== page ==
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Henry McCarty September 17 or November 23, 1859 — July 14, 1881better known as "Billy the Kid" and also by the pseudonym William H.
Bonney, was an and of the who killed eight men before he was shot and killed at age 21.
He also participated in 'sduring which he allegedly committed three murders.
His first arrest was for stealing food, at poker atlas new mexico 16, in late 1875.
Ten days later, he robbed a Chinese laundry and was again arrested, but he escaped shortly after.
He fled from into neighboringmaking him both an outlaw and a federal fugitive.
In 1877, McCarty began to refer to himself as "William H.
Two different versions of a wanted poster dated September 23, 1875, refer to him as "Wm.
Wright, better known as Billy the Kid".
After murdering a blacksmith during an altercation in August 1877, McCarty became a wanted man in Arizona and returned to New Mexico, where he joined a group of.
He became well-known in the region when he joined the and took part in the of 1878.
McCarty and two other Regulators were later visit web page with killing three men, including Lincoln County Sheriff and one of his deputies.
McCarty's notoriety grew in December 1880 when the Las Vegas Gazette inand in New York City carried stories about his crimes.
Sheriff captured McCarty later that month.
In April 1881, McCarty was tried and convicted of Brady's murder, and was sentenced to hang in May of that year.
He escaped from jail on April 28, killing two sheriff's deputies in the process and evading capture for more than two months.
Garrett shot and killed McCarty, aged 21, in on July 14, 1881.
During the following decades, legends grew that McCarty had survived, and a number of men claimed to be him.
Billy the Kid remains one of the most notorious figures from the era, and his life and likeness have been in popular culture.
Henry McCarty was born to Catherine Devine McCarty in.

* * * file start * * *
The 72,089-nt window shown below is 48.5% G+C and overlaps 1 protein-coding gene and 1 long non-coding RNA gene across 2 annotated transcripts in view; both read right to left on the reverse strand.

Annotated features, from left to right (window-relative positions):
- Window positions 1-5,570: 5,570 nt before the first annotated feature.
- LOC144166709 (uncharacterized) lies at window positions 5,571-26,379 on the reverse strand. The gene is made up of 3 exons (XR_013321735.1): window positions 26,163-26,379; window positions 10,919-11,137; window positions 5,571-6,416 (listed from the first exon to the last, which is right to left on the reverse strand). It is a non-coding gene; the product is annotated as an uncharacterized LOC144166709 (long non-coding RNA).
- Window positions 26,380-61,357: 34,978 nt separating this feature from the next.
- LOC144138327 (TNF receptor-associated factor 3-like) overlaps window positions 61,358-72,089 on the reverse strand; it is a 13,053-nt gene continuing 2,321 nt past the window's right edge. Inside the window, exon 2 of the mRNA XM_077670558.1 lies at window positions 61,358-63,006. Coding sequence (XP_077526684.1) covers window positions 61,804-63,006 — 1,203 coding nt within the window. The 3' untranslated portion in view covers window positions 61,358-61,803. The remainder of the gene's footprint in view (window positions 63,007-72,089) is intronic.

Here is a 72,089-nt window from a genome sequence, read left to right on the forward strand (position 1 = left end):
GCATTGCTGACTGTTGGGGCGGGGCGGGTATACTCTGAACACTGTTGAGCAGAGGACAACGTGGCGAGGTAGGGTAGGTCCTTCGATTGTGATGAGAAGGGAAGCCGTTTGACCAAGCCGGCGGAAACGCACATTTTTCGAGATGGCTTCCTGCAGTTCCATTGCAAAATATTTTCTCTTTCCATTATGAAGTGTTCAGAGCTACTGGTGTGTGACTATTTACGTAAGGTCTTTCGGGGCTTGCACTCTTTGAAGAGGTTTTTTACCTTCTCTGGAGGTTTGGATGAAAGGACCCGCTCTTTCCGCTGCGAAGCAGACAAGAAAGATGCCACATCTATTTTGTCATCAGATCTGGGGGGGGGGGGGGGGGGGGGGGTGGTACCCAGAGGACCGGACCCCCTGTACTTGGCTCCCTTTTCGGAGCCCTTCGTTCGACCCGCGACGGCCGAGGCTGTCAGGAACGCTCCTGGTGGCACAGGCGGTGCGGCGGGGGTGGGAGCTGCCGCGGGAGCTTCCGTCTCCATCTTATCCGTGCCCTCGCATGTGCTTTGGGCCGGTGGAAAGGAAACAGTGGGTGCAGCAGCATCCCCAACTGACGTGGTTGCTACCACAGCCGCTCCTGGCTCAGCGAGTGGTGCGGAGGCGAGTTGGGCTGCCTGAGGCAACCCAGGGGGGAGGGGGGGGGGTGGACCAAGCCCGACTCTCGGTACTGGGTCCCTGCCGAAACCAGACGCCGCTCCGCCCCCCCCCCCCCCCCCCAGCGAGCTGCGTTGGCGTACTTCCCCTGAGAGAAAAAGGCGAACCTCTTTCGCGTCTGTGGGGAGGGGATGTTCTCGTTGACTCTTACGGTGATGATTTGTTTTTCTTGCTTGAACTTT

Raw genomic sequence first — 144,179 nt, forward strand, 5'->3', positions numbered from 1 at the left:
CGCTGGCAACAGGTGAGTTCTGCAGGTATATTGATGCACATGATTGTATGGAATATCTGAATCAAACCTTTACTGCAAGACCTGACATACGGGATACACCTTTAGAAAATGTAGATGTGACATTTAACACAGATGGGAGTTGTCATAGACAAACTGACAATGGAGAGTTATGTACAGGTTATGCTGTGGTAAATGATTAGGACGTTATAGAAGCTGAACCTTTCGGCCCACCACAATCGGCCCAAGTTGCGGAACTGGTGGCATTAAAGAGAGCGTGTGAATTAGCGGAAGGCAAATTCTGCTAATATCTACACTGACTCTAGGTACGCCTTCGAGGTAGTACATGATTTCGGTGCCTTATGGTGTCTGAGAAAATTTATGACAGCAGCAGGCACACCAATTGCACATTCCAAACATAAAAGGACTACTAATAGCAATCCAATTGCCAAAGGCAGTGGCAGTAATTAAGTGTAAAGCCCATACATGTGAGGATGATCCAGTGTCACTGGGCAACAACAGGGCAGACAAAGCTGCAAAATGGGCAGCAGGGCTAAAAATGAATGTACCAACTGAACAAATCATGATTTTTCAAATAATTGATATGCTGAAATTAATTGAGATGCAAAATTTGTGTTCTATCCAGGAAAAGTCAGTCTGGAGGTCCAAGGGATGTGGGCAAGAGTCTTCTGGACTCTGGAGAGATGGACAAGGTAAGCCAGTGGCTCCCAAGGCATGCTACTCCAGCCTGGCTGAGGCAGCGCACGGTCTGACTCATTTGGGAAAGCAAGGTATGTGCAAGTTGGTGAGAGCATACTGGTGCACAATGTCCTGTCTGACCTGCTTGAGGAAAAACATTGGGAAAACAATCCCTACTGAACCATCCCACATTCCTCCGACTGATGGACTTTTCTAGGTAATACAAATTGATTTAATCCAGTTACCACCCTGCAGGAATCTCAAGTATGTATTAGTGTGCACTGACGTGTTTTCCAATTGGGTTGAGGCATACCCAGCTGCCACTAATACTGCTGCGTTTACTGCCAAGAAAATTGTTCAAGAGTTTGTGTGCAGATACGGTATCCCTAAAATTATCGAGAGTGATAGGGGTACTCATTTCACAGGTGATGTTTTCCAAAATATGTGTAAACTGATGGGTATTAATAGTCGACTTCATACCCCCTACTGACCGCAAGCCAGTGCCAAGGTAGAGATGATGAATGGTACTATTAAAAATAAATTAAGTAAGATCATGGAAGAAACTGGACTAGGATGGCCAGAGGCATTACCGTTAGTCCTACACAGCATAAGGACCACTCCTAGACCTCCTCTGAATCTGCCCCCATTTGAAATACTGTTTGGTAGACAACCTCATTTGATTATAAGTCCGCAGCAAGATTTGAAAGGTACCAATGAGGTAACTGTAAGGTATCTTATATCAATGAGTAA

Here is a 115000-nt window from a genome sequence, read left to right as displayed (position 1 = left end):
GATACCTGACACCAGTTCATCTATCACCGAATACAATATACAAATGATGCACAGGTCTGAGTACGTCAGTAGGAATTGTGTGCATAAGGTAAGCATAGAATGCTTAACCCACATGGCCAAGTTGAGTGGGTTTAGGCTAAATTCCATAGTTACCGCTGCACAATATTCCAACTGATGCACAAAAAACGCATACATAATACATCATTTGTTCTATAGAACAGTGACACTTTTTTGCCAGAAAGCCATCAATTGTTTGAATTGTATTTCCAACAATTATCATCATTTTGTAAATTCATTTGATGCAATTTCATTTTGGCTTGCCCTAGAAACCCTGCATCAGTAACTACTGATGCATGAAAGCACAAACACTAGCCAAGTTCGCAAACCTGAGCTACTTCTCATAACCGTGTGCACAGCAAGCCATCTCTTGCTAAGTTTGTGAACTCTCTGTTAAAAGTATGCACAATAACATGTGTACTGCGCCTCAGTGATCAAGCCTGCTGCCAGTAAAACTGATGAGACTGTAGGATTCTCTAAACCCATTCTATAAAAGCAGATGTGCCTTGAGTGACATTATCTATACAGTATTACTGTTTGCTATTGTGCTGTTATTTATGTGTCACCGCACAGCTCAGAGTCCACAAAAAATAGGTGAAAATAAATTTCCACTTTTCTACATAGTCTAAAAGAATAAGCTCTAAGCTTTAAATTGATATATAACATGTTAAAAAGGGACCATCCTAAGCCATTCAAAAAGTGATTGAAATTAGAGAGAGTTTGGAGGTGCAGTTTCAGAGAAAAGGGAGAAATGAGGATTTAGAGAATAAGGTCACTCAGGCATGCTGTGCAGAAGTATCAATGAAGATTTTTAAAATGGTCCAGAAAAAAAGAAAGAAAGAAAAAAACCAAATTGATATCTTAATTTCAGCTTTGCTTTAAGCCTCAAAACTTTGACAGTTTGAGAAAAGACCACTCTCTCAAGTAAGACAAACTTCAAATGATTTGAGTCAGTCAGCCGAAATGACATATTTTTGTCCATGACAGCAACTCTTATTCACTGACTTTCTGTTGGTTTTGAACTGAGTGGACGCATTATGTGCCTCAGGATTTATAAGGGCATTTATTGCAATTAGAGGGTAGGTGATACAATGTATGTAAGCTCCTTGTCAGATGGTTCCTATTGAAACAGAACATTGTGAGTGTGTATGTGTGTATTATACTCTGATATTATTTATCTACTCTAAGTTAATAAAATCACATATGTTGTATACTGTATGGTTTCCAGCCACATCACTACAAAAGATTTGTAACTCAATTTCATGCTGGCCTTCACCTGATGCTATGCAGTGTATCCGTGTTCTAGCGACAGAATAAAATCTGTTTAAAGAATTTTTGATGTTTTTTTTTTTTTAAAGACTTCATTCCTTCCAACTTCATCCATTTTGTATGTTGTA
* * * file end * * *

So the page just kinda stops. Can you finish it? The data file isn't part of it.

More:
While his birth year has been confirmed as 1859, the exact date of his birth has been disputed as either September 17 or November 23 of that year.
A letter from an official of in states it is in possession of records showing McCarty was baptized there on September 28, 1859.
Census records indicate his younger brother, Joseph McCarty, was born in 1863.
Following the death of her husband Patrick, Catherine McCarty and her sons moved towhere she met William Henry Harrison Antrim.
The McCarty family moved with Antrim toin 1870.
After moving again a few years later, Catherine married Antrim on March 1, 1873, at the First Presbyterian Church in ; McCarty and his brother Joseph were witnesses to the ceremony.
Shortly afterward, the family moved from Santa Fe toand Joseph McCarty began using the name Joseph Antrim.
Catherine McCarty died of on September 16, 1874.
First crimes McCarty was about 14 years old when his mother died.
Sarah Brown, the owner of agave him room and board in exchange for work.
On September 16, 1875, McCarty was caught stealing food.
Ten days later, McCarty and George Schaefer robbed astealing clothing and two pistols.
McCarty was charged with theft and was jailed.
He escaped two days later and became a fugitive, as reported in the Silver City Herald the next day, the first story published about him.